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Old Bigoted White Man with No Media Experience Fails in Effort to Send Disney Back to the 1950s

In Shareholder Vote, Disney, Iger Defeat Elon Musk-backed Racist Nelson Peltz who Complained About Female, Black Leads in Movies

In a significant corporate decision, Disney shareholders have voted to reelect all 12 company-backed board members, including CEO Bob Iger, effectively rejecting activist investor Nelson Peltz’s attempt to secure seats on the board of directors. This marks the end of an expensive proxy fight, as announced at the 2024 meeting of shareholders held virtually.

Disney’s senior EVP, Horacio Gutierrez, disclosed that the preliminary vote tabulations showed Disney’s 12 directors had won reelection by a “substantial margin.” While the official vote counts are yet to be disclosed, it is evident that Peltz and his fellow nominee, Jay Rasulo, failed to garner enough votes to secure board seats.

Investors had the option to vote on three competing board candidate slates: Disney’s 12-member lineup, Peltz and Rasulo nominated by Trian Partners, and three nominees from Blackwells Capital. Ultimately, all three firms did not receive enough votes to secure board representation.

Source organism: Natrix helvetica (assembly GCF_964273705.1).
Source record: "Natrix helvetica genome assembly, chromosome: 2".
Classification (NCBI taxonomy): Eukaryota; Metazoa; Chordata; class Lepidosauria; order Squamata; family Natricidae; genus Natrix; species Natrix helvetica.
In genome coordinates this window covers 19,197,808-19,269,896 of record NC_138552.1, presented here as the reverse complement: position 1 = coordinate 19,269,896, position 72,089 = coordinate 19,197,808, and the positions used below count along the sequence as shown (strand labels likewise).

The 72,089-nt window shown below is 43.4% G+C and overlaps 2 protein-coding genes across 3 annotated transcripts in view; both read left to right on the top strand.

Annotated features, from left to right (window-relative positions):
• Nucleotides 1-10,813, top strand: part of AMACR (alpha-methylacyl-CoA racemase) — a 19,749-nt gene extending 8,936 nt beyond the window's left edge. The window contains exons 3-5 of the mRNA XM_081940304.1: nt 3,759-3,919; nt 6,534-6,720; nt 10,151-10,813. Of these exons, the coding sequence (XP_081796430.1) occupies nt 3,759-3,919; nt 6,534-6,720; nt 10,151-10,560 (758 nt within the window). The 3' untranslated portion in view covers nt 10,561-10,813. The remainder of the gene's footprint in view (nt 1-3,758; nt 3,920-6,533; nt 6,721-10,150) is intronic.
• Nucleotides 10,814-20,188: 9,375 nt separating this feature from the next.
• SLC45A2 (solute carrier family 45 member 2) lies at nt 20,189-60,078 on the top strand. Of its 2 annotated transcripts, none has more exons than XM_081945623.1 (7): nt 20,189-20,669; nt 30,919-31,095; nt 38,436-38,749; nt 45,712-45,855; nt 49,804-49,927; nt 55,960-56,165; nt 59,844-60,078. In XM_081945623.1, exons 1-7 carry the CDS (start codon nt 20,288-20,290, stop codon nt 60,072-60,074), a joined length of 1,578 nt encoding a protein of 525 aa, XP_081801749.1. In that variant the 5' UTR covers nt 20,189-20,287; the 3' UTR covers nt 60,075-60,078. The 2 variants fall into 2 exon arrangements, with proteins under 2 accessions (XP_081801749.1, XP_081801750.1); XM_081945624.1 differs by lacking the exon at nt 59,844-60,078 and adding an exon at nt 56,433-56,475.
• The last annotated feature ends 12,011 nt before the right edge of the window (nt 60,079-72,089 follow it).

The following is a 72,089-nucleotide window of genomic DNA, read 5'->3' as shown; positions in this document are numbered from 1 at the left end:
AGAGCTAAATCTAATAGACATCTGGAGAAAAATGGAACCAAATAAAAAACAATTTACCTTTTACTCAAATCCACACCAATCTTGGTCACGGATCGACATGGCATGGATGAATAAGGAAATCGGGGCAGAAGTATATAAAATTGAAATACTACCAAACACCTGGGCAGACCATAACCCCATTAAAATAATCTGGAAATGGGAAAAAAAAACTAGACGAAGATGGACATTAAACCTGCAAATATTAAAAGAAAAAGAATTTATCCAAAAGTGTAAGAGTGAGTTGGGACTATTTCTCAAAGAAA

Disney chairman Mark Parker expressed gratitude to the shareholders for their investment and belief in the company’s future. He praised the highly qualified board of directors for their commitment to the company’s strength and expertise, emphasizing the focus on succession planning.

CEO Bob Iger thanked the shareholders for their trust and confidence in the board and management. With the proxy contest concluded, Iger emphasized the company’s primary focus on growth, value creation, and creative excellence.

Nelson Peltz’s investment firm, Trian Partners, campaigned for urgent change within Disney’s board, citing stock underperformance and succession planning concerns. In response, Disney highlighted the ongoing CEO selection process conducted by successful CEOs with recent succession experience.

Peltz raised questions about the diversity and representation in Disney’s Marvel films, particularly questioning the need for all-women and all-Black cast films – even though Disney hasn’t produced films fitting that description. His comments sparked conversations about diversity and inclusion in the entertainment industry, leading some to contend Peltz had issues with female and minority representation in Disney films.

The rejection of Nelson Peltz’s board seat bid by Disney shareholders signals a significant decision in the company’s corporate governance. Despite the proxy battle, Disney remains focused on its future growth and continued creative excellence.


About the author

J Davis

J is a former rock star, former DJ, comic book & political historian, and novelist who once read the ingredients on a chewing gum wrapper and unlocked the secrets of the universe.

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